How to Deal with Guilt

from wikiHow

Guilt is a terrible emotion to live with, particularly if it is intense, growing and living with you every day. Although some guilt in certain situations is natural and at times, healthy, when guilt starts to interfere with your daily life and usual routine, there is a serious problem. Most people often feel guilty about a situation in which they feel they could have prevented something happening, or where they deeply regret their decisions/actions. At other times, people may feel guilty about the decisions and actions of others, such as family members and close friends.

It is important to remember that the actions of others are never your fault – though you may influence somebody’s way of thinking and their state of mind, in the end it is them who makes their own decision. And while you most definitely are responsible for your own actions, remember that forgiveness can be earned, trust renewed and wounds healed. Mistakes are there to be learned from. If you’re ready to deal with this issue, read on.


  1. Try to figure out why you feel guilty. Grab a pen and notebook, and write down a list of things that could be making you feel this way. It might be difficult, but eventually you will figure out what is making you guilty. If you can’t figure it out, try this approach: Consider each thing on your list and imagine if you had not done it. If you immediately feel better or wistful, this is probably the thing which is making you guilty.
  2. Rate your guilt. This might sound stupid, but it can really help. Out of ten, make two ratings: How bad the thing is that you’ve done, and how guilty you feel. After this, think about why what you did was bad, and why you feel guilty about it. This should hopefully leave your mind a little clearer.
  3. Consider what you are going to do. If the guilt you feel is over something like being nasty to someone or neglecting a job or pet, feel reassured in the fact that you can do something about this. Write down what you’re going to do, consider when and where, and take action. If your guilt is for something like a persons’ death or a friend getting angry, acknowledge that it is not your fault, and it’s natural to feel this way. Do something to relax and forget about it.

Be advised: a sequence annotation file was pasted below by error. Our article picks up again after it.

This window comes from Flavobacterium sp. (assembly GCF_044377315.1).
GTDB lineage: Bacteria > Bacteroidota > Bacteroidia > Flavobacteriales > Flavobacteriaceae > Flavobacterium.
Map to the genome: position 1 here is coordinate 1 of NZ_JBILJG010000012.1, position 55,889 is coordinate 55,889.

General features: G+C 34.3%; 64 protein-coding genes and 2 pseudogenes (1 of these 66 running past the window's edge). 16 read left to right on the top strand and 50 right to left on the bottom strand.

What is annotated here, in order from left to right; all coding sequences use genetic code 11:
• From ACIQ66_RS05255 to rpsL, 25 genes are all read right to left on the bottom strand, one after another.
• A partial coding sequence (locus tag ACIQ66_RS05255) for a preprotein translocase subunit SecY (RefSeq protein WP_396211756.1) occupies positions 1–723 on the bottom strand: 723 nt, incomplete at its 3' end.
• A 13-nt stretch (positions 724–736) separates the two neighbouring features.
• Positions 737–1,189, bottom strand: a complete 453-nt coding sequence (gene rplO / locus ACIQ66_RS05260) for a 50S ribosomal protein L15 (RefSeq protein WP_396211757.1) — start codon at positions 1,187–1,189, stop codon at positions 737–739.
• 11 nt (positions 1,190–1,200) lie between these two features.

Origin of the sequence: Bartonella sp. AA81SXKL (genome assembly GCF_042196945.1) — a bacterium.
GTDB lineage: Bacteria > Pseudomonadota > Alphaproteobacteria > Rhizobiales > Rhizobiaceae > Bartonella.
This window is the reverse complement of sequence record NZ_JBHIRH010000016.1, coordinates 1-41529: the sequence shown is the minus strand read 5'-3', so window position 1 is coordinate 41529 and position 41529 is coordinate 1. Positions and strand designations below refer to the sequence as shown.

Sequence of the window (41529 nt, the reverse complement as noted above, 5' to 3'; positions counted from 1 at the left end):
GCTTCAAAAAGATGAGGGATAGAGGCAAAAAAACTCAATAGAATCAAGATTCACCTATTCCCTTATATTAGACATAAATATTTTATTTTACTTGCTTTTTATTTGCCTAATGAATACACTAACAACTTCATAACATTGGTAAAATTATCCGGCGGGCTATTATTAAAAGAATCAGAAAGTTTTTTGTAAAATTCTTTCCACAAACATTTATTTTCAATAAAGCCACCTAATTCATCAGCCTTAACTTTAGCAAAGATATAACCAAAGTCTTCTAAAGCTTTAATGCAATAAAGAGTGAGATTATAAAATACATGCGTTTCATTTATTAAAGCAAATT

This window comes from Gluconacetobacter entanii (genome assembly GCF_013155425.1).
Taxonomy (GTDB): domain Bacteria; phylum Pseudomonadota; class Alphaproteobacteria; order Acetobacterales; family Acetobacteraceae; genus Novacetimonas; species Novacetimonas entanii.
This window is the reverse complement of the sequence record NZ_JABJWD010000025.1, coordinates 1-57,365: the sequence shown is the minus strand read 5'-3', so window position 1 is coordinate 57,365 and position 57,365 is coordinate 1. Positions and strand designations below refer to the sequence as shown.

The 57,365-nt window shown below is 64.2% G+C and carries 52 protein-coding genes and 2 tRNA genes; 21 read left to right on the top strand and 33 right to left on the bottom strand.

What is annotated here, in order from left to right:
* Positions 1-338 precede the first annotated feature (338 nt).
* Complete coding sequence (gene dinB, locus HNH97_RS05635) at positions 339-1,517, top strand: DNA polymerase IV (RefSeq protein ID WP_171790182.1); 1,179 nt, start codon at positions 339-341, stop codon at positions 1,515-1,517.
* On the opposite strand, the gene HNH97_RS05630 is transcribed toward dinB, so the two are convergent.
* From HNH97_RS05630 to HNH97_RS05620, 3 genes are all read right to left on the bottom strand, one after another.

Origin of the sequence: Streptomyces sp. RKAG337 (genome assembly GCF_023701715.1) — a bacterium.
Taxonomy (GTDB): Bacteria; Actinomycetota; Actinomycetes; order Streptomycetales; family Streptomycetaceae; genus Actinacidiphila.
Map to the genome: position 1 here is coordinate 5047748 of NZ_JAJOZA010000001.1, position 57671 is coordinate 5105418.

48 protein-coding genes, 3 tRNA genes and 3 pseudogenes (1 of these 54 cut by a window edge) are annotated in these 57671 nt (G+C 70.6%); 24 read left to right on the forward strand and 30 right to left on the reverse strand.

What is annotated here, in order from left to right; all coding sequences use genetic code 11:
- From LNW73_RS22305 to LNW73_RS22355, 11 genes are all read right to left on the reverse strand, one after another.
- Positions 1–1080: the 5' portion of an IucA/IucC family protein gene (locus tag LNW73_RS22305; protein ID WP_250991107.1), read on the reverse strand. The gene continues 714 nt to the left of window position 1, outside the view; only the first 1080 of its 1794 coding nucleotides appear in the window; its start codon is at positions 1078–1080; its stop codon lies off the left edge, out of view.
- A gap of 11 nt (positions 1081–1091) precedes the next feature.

4. Once you get a better idea of why you feel guilty, don’t run from it. If needed, you may seek help from friends you trust, or even professionals to shed some light on your situation. Chances are unless you have committed a serious crime you may have nothing to feel guilty about. In fact you may find out that someone else has been feeding you lies.
  5. Learn to forgive the person that hurt you or forgive yourself for the pain you have been holding on to. It’s the only way out.


  • Everyone messes up sometimes. If the person that you committed the wrong to is your friend, they will forgive you in time.
  • Stop beating yourself up! It’s not necessarily your fault if something happens.
  • Sometimes you may just have a lot of anger built up inside you. Do something to release your anger.
  • This will take time, and it will hurt a lot, but in the long run it will be so much better.


  • Holding it in will constantly bother you. The best thing to do is to tell someone about it.
  • Be careful who you share your discovery with. They may make it worse.